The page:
Shared from the 2018-07-18 The Kansas City Star eEdition

A thriving Johnson County requires affordable housing

It is time to re-think how we define a thriving community. Typically, we focus on economic development, beautification efforts and quality schools. But are Johnson County communities thriving if an increasing number of residents are being priced out of the opportunity to live here?

In Johnson County, one in five households with a mortgage are cost burdened and for renters that figure grows to two in five. Even one in 10 homeowners without a mortgage experience being cost burdened. Cost burdened means your housing expenditures are more than 30 percent of your household income.

This is not a new issue. In the past, Johnson County conducted a Housing Market and Needs Analysis Study and the Board of County Commissioners formed a Housing Choices Task Force. Findings highlighted in the study and by the task force are issues we still struggle with today, including:

A Soaring housing prices in Johnson County that have risen faster than incomes, forcing poor, middle and working-class people to live farther and farther from their work and social environment.

A Teachers, police officers, nurses, retail and customer service employees, home health aides, restaurant employees and social workers are just a few examples of the types of employees who struggle to find housing to own or rent that is affordable in or near the communities in which they work.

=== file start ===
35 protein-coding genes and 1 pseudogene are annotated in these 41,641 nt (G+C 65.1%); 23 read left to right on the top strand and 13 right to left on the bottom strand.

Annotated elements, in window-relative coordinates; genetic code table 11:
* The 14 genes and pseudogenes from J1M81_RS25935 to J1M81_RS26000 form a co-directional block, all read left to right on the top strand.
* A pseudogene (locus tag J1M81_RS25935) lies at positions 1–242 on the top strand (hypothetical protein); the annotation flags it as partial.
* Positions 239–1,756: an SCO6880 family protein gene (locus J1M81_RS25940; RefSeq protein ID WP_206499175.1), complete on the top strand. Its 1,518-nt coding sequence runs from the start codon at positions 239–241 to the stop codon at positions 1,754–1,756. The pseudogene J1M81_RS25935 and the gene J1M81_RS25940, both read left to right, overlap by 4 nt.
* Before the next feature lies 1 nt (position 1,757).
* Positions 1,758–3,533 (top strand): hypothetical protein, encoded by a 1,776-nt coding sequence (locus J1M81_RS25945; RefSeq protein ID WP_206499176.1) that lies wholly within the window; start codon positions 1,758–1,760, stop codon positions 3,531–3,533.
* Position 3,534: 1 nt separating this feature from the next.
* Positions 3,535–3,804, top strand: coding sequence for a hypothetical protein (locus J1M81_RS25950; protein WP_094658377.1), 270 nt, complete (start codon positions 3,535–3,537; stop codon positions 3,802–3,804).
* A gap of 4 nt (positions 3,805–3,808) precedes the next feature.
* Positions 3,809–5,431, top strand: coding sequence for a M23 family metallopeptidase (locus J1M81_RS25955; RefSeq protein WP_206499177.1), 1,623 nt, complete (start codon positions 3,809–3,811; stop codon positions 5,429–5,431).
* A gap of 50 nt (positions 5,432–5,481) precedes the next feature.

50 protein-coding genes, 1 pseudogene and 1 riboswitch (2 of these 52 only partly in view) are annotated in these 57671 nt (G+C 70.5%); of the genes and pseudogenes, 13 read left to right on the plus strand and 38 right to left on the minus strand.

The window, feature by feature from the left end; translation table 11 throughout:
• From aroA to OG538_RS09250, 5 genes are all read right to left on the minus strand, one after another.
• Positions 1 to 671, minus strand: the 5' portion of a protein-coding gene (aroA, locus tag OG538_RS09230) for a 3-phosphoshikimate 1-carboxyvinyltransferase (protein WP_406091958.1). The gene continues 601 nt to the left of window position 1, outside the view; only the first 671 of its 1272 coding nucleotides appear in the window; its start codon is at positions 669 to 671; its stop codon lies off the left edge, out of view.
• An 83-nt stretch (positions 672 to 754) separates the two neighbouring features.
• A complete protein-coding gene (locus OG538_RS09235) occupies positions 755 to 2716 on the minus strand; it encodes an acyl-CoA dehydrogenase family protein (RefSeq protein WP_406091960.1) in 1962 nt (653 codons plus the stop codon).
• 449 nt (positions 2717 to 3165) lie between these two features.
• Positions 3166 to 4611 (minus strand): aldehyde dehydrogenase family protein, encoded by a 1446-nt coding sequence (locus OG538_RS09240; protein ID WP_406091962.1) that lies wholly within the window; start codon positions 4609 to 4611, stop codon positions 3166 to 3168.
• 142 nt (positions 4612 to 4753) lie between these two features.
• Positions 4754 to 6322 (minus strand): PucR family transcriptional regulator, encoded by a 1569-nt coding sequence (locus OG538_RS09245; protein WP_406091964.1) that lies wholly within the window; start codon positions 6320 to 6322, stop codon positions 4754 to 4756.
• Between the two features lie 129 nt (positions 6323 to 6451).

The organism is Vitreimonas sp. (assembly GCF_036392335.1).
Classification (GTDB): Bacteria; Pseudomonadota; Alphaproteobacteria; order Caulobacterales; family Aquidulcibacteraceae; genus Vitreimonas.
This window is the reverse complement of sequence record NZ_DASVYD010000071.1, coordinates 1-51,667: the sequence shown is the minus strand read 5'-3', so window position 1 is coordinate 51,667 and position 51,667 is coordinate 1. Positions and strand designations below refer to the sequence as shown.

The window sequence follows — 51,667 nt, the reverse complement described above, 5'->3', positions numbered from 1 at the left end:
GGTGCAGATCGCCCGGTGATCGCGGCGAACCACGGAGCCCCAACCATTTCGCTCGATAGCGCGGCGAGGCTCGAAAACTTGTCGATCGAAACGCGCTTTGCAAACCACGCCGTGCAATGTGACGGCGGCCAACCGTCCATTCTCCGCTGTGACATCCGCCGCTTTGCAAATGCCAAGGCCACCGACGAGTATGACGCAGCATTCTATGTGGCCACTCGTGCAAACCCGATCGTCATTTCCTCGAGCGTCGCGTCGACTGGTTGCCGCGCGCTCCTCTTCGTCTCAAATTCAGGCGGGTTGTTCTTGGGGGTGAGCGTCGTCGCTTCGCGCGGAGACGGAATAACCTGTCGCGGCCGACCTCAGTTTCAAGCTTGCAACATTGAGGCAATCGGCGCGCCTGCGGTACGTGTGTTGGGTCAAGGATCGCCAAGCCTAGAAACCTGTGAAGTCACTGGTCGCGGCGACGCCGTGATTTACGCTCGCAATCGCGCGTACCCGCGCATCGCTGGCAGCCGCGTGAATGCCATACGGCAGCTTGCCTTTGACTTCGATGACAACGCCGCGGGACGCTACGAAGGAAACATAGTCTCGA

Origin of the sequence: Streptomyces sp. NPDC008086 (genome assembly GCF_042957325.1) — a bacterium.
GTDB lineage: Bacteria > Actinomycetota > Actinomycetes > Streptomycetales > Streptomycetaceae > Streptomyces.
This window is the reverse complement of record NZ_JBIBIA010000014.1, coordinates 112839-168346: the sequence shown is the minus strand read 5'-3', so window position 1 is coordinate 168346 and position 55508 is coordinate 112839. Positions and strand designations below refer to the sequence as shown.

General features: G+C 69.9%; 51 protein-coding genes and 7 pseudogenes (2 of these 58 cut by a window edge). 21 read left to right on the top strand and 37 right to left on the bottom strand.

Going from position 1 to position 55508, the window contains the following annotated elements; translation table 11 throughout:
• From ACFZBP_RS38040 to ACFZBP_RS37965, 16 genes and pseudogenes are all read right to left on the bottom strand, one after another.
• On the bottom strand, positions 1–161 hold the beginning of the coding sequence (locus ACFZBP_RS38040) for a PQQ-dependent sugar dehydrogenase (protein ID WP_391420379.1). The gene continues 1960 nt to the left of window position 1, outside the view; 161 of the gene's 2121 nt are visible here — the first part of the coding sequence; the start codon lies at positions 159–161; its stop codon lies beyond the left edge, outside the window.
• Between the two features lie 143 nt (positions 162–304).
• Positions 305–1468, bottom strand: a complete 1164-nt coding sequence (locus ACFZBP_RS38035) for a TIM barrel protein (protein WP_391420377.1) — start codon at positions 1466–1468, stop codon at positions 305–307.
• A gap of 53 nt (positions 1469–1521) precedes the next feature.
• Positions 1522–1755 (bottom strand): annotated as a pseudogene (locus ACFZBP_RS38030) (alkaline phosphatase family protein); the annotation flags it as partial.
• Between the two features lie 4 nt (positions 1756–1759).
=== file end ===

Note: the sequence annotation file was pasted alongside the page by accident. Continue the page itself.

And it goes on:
A Young adults are often unable to live in the communities in which they were raised.

A Rising property values have also increased tax bills and placed added burden on senior citizens, single-adult households, and others who live on limited and fixed incomes.

A The current housing market is not providing adequate levels of housing affordability.

Since 2014, cost of living for Johnson County residents has increased by double digits. Single households have seen a 24 percent increase in costs and all other household types have experienced a 15 percent-19 percent increase. Housing cost is a key component of this increase. Since 2006, we have seen the proportion of homes in Johnson County available for purchase under $250,000 go down as the proportion of homes valued above $250,000 increase. Rents have increased by more than 29 percent during this same period.

Additionally, 1 in 17 county residents live at or below the federal poverty level. The poverty rate for youth, 18- 24 years old, who are out on their own, is more than double that of the county rate. We look to employment to be the solution, but 80 percent of our residents living in poverty work and 30 percent of jobs in our county pay less than $15 an hour. According to current cost of living data, a single adult living on their own in Johnson County would need to make at least $16.74 an hour or $34,824 a year to maintain a modest yet adequate standard of living, which is more than three times what an individual living at or below the federal poverty level earns.

If these trends continue, will young adults and families be able to live here? Will longtime residents be able to retire here? A thriving community needs a healthy, vibrant workforce for the wide array of jobs that enable a community to function, grow and be a desirable place to call home.

Julie K. Brewer is executive director of United Community Services of Johnson County. She co-wrote this with the agency’s board president, Justin Nichols.

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